That’s an interesting twist, because normally one would think that visible sunlight does all the heavy lifting in a solar cell. Maybe it does, but researchers like Lunt have also discovered that invisible light can generate a significant share of electricity, too.

    Back in 2017 MSU profiled Lunt’s work and explained that he and his team “pioneered the development of a transparent luminescent solar concentrator that when placed on a window creates solar energy without disrupting the view. The thin, plastic-like material can be used on buildings, car Windows, cell phones or other devices with a clear surface.”

    “The solar-harvesting system uses organic molecules developed by Lunt and his team to absorb invisible wavelengths of sunlight. The researchers can ‘tune’ these materials to pick up just the ultraviolet and the near-infrared wavelengths that then convert this energy into electricity,” MSU adds.

    Of course, transparent solar cells do not rank as high on the solar conversion efficiency chart as their conventional counterparts, since they don’t take full advantage of all the sunlight that hits them. Still, Ubiquitous Energy’s technology offers a respectable 10% conversion efficiency at a relatively low cost, due to the use of abundant, inexpensive materials.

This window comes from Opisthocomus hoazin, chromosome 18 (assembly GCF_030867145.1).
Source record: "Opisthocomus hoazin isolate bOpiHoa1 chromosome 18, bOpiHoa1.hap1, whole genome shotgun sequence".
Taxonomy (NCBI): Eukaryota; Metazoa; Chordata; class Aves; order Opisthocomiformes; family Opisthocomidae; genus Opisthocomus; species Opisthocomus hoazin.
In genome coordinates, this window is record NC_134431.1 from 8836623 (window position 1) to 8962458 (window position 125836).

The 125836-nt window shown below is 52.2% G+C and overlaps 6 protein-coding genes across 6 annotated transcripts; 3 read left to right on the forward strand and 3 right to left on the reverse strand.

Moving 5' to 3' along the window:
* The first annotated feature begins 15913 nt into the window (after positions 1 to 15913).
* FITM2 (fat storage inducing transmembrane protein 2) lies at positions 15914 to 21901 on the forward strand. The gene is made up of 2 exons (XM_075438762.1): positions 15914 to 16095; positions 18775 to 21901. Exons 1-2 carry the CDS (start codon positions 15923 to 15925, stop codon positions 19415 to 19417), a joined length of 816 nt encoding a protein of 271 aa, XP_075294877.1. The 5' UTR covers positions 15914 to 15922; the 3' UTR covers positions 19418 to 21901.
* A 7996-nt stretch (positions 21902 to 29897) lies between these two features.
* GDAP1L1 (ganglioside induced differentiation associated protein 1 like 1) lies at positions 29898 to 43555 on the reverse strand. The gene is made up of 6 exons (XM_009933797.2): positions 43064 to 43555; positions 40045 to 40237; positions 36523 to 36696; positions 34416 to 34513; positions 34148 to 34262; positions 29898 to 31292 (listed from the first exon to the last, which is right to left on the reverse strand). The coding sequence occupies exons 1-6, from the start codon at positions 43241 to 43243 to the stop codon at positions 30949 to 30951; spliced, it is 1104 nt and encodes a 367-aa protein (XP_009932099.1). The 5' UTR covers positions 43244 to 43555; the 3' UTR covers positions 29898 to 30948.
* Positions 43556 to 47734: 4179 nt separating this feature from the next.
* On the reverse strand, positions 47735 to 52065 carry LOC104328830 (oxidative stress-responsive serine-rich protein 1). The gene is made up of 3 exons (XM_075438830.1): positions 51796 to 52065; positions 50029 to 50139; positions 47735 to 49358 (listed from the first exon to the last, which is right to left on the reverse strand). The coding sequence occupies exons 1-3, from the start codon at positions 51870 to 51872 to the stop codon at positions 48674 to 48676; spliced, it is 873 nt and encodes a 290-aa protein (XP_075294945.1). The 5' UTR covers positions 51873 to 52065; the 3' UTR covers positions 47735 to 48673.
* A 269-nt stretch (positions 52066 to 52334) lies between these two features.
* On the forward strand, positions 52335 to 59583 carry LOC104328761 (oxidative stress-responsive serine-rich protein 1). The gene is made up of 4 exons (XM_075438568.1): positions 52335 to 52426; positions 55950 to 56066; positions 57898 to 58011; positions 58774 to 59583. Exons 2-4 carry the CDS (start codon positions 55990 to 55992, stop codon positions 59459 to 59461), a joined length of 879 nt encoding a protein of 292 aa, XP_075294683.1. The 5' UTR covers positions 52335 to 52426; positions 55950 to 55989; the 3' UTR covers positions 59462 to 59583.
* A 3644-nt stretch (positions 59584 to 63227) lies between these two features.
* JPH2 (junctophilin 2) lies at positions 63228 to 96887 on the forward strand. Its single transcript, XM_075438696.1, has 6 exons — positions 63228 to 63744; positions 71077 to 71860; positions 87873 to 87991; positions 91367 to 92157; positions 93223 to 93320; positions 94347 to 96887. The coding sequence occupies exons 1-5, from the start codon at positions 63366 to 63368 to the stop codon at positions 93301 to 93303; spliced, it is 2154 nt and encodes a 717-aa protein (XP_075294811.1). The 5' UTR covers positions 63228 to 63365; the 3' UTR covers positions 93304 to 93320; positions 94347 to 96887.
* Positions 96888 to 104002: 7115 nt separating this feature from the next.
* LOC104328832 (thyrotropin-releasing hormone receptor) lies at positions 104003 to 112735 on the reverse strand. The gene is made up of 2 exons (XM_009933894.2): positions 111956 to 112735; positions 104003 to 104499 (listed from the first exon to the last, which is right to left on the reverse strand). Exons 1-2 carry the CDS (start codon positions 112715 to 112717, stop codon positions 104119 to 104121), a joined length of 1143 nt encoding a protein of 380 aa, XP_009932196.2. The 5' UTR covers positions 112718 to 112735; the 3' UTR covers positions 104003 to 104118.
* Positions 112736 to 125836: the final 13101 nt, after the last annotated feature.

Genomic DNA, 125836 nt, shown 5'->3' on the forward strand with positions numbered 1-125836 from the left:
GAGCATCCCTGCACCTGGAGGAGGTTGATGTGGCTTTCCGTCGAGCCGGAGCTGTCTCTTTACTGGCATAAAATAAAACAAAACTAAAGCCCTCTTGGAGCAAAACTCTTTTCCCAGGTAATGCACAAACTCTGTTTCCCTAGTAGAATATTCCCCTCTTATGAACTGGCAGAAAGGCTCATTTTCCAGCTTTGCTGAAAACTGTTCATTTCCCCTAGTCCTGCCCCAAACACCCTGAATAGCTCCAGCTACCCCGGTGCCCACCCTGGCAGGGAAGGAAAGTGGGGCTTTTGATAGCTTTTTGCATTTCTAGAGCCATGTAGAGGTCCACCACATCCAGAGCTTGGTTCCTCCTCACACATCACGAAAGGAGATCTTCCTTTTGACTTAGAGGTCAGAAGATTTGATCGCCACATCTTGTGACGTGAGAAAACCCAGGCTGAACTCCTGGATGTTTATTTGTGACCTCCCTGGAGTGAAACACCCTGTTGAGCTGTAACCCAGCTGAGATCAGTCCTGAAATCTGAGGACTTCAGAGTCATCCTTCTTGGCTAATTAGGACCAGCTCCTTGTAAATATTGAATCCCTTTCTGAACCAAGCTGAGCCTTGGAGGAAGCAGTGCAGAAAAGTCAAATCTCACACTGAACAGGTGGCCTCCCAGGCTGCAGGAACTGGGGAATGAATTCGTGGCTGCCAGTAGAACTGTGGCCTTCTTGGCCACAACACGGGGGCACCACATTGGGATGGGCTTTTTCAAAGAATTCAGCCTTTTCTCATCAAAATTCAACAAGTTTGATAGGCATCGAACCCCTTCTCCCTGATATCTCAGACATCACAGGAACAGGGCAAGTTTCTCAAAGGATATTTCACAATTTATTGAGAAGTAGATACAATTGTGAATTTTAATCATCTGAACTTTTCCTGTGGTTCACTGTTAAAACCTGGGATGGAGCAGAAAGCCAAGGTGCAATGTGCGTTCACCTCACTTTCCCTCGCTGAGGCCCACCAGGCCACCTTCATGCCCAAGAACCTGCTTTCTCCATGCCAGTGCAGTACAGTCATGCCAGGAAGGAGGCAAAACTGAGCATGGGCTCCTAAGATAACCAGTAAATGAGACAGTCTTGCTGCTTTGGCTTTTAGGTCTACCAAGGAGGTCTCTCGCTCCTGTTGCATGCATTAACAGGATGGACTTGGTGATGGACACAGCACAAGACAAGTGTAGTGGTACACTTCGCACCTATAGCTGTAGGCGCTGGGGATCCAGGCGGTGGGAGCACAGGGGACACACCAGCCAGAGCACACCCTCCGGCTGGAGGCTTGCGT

The location of the MSU installation also suggests that solar installers can help trim costs by placing arrays of transparent solar cells at or near their end use, which would help reduce expenses related to wiring and other electrical systems.

    Onward Upward For Windows That Work

    As for next steps, that’s an interesting question. Our friends over at EnergySage recently took a look at the market, and so far it looks like Ubiquitous Energy is the first to come up with a truly transparent form of photovoltaic technology that looks like a regular window.

    EnergySage does take note of another approach, which is to treat only the edges of a window pane as solar cells, leaving most of the surface as standard glass. That approach has been adopted by the solar cell company Physee, marketed under the name POWER.

    “POWER is our power generating glass coating. It directs sunlight onto integrated solar cells in PowerWindows. Without impacting the transparency of its glass, Windows will produce the same energy as 1/5 of a solar panel placed on a building’s roof,” Physee explains.

    The High Tech Window Of The Future